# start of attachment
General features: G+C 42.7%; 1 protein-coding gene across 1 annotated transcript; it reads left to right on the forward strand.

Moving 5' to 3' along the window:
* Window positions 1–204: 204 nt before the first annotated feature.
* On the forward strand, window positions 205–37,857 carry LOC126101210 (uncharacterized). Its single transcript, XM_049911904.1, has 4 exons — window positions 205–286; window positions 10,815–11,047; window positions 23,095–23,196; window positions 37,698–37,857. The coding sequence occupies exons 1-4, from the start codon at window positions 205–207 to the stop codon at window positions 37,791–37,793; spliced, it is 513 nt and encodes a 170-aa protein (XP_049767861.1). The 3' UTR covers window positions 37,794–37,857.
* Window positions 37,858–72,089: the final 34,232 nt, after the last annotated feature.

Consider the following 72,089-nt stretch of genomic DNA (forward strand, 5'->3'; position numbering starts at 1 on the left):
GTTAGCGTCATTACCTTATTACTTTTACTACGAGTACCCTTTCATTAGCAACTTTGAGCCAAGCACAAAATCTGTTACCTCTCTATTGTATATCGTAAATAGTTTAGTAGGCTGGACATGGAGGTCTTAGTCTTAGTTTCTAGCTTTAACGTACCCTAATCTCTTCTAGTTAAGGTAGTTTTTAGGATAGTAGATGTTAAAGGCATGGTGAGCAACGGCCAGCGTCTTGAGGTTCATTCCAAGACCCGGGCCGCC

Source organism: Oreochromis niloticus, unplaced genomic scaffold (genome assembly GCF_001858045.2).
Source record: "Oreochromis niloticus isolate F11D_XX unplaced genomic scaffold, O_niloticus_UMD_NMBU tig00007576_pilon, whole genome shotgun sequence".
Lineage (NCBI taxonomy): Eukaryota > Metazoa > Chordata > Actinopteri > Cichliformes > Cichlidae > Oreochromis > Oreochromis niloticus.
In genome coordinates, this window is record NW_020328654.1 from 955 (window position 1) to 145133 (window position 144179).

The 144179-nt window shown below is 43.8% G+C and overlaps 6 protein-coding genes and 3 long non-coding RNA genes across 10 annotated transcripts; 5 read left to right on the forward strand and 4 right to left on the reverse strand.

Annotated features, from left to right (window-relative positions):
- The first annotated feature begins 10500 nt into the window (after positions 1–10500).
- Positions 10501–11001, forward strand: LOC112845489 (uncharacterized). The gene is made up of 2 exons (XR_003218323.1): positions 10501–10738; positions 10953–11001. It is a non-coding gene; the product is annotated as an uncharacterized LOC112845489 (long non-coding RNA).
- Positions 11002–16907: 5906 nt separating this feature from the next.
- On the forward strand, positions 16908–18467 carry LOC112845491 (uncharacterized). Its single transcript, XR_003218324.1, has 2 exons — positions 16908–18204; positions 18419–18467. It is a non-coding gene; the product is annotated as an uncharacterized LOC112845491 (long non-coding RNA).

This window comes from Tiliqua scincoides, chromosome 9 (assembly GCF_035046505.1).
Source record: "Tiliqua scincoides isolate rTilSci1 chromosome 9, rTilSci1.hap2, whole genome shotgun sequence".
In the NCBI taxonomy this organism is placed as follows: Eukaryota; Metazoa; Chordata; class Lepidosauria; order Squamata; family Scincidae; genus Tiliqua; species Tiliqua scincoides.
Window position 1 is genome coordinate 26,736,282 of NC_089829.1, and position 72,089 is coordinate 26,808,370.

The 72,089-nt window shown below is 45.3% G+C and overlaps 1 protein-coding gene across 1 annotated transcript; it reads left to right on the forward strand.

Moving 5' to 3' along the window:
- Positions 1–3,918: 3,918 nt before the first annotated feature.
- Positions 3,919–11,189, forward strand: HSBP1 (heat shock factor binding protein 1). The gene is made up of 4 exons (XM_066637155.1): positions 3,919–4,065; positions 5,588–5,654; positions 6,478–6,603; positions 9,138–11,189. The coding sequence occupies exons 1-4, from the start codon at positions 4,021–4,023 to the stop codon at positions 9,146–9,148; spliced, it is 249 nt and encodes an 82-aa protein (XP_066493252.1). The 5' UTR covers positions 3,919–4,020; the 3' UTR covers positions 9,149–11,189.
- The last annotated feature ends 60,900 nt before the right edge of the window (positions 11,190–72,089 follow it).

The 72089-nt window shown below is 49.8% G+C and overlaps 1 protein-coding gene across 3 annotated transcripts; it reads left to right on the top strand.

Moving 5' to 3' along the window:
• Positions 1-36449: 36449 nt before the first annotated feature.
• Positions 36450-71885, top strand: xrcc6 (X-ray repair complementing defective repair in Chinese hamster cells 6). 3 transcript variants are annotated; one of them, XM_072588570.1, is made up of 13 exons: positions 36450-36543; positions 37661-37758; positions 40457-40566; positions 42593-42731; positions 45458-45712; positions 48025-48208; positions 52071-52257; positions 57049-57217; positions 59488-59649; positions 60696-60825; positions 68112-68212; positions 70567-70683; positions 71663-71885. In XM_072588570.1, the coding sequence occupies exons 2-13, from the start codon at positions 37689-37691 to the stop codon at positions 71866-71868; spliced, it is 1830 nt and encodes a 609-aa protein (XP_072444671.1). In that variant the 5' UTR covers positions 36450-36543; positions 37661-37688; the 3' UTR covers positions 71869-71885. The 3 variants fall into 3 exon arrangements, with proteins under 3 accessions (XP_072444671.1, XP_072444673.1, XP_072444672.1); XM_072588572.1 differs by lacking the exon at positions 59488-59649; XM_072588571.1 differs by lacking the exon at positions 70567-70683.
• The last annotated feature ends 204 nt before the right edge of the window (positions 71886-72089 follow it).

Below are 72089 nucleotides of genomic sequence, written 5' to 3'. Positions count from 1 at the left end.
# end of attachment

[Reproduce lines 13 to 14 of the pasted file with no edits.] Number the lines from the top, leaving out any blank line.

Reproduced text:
Annotated features, from left to right (window-relative positions):
- The first annotated feature begins 10500 nt into the window (after positions 1–10500).